Monday, November 10, 2008

Line Drying in the Winter

Am I committed or crazy?

According to, the temperature in Chicago was 29 degrees this morning when I was hanging my clothes out on the line, with a feel-like temp of 19. I wondered then what the feel-like temperature was for my hands as they repeatedly dipped into my laundry basket full of wet clothing and pinned it to the line. Based on how frozen my hands were as I came back insidethe house, they must have been around 10 degrees at least! I can see where a pair of warm gloves would come in handy.

It was five months ago to the day that my dryer gave out and I have been exclusively line drying all of my clothes since then. This really hasn't been an accomplishment given the sun kissed days of summer, with its balmy breezes, perfect for line drying. No, the real accomplishment as I see it will come this winter as I tackle outdoor winter line drying.

There is a great website devoted to the cause of clotheslines called Project Laundry List where they discuss drying clothes outdoors in the winter amongst many other clothesline topics. Here is their response to the question, "Can clothes be hung out to dry in the winter?"

In northern climates, people often ask, "What do you do in the winter time?" Ironically, historic districts are one of the prevalent places that restrict or even ban clotheslines. We ask, "What do you think people did 100 years ago?" Because of sublimation, it is possible to hang out on many below-freezing days. As long as it's sunny, your sheets and other laundry will dry quickly. You just need tough fingers! We suggest purchasing a wooden drying rack or getting another apparatus for indoors.

So, I wondered, did people 100 years ago hang their clothes outside all winter long, or did they hang them in a basement or a sheltered semi-warm place? Also, what is sublimation?

The Library of Congress website offers up information of what winter line drying was like in the mid-nineteenth century. Here is an excerpt from the page "The History of Household Technology":

One homemaker wrote in her diary on a cold December day, "Left our clothes out but, they cannot dry. They are frozen too hard." The clothes had to be brought indoors and draped on furniture or racks to dry.

After doing a bit of searching, I also discovered the following from the "How Stuff Works" website:

Sublimation can occur when wet clothes are hung out on the line on a winter day when the temperature is below freezing. The water on the clothes freezes and then evaporates into vapor without melting.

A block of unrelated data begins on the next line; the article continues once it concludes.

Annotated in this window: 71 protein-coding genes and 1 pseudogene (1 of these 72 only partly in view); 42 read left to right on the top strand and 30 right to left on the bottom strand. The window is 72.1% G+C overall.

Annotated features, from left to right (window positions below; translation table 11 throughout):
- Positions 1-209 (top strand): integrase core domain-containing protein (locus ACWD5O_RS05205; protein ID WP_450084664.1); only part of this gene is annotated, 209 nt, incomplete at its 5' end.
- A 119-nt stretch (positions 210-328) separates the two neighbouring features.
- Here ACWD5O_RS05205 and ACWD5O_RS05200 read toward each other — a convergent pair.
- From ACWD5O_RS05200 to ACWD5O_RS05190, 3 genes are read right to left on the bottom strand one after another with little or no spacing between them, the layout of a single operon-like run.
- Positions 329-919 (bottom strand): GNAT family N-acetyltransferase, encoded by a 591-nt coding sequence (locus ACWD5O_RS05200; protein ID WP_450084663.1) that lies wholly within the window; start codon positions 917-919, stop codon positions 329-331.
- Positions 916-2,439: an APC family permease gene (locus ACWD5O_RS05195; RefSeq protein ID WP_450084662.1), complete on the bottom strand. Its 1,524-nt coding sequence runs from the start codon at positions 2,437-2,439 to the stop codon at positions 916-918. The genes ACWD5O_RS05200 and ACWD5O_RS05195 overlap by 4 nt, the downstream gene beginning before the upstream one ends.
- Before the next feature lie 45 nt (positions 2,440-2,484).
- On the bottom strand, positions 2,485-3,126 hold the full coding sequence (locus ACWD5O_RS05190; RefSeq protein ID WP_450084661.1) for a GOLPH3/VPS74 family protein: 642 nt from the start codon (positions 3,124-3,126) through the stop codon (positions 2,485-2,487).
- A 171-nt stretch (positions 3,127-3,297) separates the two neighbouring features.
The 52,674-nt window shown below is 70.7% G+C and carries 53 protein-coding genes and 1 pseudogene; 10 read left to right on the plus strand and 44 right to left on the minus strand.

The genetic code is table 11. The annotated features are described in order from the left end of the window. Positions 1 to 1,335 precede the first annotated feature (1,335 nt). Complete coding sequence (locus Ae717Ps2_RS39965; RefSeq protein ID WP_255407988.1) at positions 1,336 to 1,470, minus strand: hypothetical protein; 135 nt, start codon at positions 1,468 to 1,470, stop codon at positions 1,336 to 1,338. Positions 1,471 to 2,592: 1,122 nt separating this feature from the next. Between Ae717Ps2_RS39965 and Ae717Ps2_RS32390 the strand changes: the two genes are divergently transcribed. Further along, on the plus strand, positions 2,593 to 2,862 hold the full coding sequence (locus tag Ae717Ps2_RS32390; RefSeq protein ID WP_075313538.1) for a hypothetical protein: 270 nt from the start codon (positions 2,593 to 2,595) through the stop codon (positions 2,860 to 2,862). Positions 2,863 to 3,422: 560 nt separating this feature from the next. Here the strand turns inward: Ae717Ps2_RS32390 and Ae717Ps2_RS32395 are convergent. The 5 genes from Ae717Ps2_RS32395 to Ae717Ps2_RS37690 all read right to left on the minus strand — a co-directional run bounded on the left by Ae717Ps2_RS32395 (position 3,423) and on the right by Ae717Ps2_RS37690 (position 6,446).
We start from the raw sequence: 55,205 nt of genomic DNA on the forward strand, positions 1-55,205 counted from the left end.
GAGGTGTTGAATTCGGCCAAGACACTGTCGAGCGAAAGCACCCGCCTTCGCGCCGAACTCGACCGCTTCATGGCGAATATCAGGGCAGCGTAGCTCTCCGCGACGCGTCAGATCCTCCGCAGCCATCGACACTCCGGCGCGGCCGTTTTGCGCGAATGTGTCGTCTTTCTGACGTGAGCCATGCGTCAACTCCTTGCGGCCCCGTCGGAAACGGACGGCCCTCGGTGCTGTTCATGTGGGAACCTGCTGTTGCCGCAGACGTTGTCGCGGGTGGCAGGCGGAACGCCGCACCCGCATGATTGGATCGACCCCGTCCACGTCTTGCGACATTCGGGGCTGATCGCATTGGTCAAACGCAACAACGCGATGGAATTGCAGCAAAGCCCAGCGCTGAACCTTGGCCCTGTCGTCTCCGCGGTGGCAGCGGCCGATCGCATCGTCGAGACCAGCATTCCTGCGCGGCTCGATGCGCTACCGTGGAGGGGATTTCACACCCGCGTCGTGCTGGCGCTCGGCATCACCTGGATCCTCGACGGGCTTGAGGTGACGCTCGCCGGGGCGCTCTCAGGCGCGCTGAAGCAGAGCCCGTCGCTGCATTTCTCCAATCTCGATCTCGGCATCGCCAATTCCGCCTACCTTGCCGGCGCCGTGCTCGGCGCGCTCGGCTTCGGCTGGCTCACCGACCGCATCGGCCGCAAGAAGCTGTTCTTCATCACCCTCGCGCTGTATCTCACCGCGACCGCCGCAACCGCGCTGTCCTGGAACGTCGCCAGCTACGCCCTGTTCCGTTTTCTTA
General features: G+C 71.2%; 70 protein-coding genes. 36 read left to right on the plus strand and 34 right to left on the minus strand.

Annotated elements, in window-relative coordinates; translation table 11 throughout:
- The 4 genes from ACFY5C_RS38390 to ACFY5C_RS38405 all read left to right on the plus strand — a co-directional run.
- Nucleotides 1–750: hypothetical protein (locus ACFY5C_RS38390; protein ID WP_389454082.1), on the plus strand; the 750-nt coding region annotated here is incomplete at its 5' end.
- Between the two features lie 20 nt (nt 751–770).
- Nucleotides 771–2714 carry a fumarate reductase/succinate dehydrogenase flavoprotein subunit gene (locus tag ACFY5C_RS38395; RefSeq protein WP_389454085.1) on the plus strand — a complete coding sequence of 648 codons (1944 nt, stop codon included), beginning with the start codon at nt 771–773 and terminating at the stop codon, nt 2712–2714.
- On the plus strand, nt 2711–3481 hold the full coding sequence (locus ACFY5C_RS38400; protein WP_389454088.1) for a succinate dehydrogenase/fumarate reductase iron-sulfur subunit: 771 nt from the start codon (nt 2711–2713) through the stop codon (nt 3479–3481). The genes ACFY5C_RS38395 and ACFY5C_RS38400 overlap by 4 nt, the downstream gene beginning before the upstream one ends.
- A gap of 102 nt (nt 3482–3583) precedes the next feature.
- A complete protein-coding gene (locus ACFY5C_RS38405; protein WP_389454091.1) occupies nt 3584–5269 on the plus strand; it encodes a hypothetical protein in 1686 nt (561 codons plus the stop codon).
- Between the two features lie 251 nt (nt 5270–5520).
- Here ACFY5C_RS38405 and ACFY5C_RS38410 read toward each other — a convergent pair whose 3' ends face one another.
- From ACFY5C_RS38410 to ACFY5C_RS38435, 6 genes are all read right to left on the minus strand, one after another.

I guess in a perfect world, clothes would go from wet to dry on a winter day due to sublimation, but the Library of Congress explanation above probably is closer to the truth. The clothes freeze and fail to dry and end up draped onto racks in the house.

It sounds like winter drying depends on a combination of temperature, humidity, wind, and sunshine just like the factors that impact summer drying. Determining good days for drying in the summer meant keeping a close eye on the weather and I can see this skill will be ever more important in the winter. As fall gives way to winter, I'd like to be able to hang my clothing out as long as possible into November or December before resorting to the use of indoor drying racks.

But I certainly don't want to end up the way my son predicts I will, with a load of wash hung out on the line the day that a foot of snow falls, snowshoes needing to be employed to retrieve my clothing. My neighbors really would think I was crazy then.

By the way, I just checked on the laundry that I hung out almost four hours ago. The sunny day and high temperature of 41 degrees is certainly helping to move things along. The clothing closest to the sun is dry and I removed those items so that the second line will receive full sun. Keeping my fingers crossed that everything is dry by nightfall.

Have any of you tried to dry clothes in the winter and if so, how did it go? I would like to hear from you.

All of my experiences with outdoor line drying can be found by clicking here.

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